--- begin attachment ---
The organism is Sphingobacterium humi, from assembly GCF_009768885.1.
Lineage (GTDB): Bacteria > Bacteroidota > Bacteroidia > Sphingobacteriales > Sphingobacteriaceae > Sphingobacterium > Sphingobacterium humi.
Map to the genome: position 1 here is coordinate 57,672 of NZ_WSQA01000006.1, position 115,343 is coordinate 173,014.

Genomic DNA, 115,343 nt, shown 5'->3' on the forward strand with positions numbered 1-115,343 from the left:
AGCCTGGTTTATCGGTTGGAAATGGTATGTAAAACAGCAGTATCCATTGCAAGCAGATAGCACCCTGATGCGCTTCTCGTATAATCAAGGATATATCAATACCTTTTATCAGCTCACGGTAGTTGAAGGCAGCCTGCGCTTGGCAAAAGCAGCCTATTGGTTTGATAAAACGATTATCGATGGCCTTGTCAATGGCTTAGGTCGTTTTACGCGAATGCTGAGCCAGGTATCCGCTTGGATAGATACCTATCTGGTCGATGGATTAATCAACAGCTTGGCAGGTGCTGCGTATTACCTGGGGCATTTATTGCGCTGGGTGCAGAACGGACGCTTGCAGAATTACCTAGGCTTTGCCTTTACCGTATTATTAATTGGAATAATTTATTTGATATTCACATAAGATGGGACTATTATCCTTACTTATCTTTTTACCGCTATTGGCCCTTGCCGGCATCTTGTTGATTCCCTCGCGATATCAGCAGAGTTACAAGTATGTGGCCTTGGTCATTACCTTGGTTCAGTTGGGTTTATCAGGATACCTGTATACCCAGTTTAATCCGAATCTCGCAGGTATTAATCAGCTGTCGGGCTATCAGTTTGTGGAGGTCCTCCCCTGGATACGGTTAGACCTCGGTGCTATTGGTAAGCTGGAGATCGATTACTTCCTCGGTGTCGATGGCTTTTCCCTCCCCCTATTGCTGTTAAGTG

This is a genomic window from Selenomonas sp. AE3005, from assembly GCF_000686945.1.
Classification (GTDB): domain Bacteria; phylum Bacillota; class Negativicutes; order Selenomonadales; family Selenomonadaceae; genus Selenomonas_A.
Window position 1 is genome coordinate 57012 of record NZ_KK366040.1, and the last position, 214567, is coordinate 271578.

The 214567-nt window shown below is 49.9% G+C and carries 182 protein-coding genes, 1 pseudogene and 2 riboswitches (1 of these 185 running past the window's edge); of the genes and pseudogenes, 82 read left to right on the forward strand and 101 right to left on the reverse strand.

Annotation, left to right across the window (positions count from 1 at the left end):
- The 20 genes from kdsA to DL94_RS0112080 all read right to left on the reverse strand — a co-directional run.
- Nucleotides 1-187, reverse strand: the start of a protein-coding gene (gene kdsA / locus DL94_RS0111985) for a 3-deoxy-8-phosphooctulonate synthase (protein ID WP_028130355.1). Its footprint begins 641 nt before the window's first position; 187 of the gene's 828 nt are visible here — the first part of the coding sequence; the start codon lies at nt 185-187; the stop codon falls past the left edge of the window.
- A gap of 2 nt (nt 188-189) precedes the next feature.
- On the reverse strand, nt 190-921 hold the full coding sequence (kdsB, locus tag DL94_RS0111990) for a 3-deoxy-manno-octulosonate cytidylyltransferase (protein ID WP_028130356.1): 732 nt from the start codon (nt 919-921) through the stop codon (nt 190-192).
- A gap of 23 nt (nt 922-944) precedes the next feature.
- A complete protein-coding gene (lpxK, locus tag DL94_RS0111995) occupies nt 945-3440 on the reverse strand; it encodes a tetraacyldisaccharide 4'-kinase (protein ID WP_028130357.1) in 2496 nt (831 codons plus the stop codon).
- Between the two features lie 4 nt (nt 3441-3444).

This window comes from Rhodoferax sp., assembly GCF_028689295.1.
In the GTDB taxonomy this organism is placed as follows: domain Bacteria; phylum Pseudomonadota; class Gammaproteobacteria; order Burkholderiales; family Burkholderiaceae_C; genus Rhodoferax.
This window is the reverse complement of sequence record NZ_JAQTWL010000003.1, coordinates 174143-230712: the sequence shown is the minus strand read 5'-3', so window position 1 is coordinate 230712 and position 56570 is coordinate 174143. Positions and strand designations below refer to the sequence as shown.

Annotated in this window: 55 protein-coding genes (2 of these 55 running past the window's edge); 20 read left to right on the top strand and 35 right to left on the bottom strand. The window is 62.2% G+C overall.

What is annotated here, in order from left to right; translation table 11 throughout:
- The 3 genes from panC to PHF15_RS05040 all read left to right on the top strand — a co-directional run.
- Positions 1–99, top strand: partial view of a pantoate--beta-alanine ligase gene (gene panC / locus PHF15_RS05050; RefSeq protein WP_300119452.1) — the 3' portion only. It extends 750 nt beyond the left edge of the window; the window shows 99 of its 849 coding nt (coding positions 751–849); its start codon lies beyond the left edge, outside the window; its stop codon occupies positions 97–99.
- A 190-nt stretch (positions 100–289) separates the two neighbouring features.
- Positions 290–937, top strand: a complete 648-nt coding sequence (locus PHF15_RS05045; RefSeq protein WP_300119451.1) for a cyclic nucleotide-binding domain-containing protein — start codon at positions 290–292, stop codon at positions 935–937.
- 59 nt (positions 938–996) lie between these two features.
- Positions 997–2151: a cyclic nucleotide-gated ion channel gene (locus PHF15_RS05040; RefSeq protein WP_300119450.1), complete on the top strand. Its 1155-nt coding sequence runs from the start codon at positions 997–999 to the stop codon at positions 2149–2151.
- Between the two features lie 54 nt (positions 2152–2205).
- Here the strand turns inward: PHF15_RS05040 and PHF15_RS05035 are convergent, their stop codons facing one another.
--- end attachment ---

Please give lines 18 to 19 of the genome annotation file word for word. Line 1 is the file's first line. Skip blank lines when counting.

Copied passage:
This window comes from Rhodoferax sp., assembly GCF_028689295.1.
In the GTDB taxonomy this organism is placed as follows: domain Bacteria; phylum Pseudomonadota; class Gammaproteobacteria; order Burkholderiales; family Burkholderiaceae_C; genus Rhodoferax.